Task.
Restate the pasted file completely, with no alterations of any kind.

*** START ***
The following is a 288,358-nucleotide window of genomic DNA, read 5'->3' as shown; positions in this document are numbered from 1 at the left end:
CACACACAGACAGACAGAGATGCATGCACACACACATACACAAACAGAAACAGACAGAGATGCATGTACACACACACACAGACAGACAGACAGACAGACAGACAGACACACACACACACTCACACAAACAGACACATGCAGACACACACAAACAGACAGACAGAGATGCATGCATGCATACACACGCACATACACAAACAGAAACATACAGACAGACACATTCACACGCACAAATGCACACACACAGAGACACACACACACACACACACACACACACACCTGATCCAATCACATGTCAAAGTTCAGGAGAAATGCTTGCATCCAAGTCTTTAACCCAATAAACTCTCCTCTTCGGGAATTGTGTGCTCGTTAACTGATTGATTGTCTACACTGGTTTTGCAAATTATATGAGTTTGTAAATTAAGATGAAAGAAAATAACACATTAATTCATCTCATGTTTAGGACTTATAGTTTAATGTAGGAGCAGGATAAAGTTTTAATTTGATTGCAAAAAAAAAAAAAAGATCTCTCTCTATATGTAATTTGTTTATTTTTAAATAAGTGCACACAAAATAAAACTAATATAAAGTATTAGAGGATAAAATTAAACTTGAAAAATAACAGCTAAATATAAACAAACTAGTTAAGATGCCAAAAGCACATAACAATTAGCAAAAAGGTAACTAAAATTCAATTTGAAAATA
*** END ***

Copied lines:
The following is a 288,358-nucleotide window of genomic DNA, read 5'->3' as shown; positions in this document are numbered from 1 at the left end:
CACACACAGACAGACAGAGATGCATGCACACACACATACACAAACAGAAACAGACAGAGATGCATGTACACACACACACAGACAGACAGACAGACAGACAGACAGACACACACACACACTCACACAAACAGACACATGCAGACACACACAAACAGACAGACAGAGATGCATGCATGCATACACACGCACATACACAAACAGAAACATACAGACAGACACATTCACACGCACAAATGCACACACACAGAGACACACACACACACACACACACACACACACCTGATCCAATCACATGTCAAAGTTCAGGAGAAATGCTTGCATCCAAGTCTTTAACCCAATAAACTCTCCTCTTCGGGAATTGTGTGCTCGTTAACTGATTGATTGTCTACACTGGTTTTGCAAATTATATGAGTTTGTAAATTAAGATGAAAGAAAATAACACATTAATTCATCTCATGTTTAGGACTTATAGTTTAATGTAGGAGCAGGATAAAGTTTTAATTTGATTGCAAAAAAAAAAAAAAGATCTCTCTCTATATGTAATTTGTTTATTTTTAAATAAGTGCACACAAAATAAAACTAATATAAAGTATTAGAGGATAAAATTAAACTTGAAAAATAACAGCTAAATATAAACAAACTAGTTAAGATGCCAAAAGCACATAACAATTAGCAAAAAGGTAACTAAAATTCAATTTGAAAATA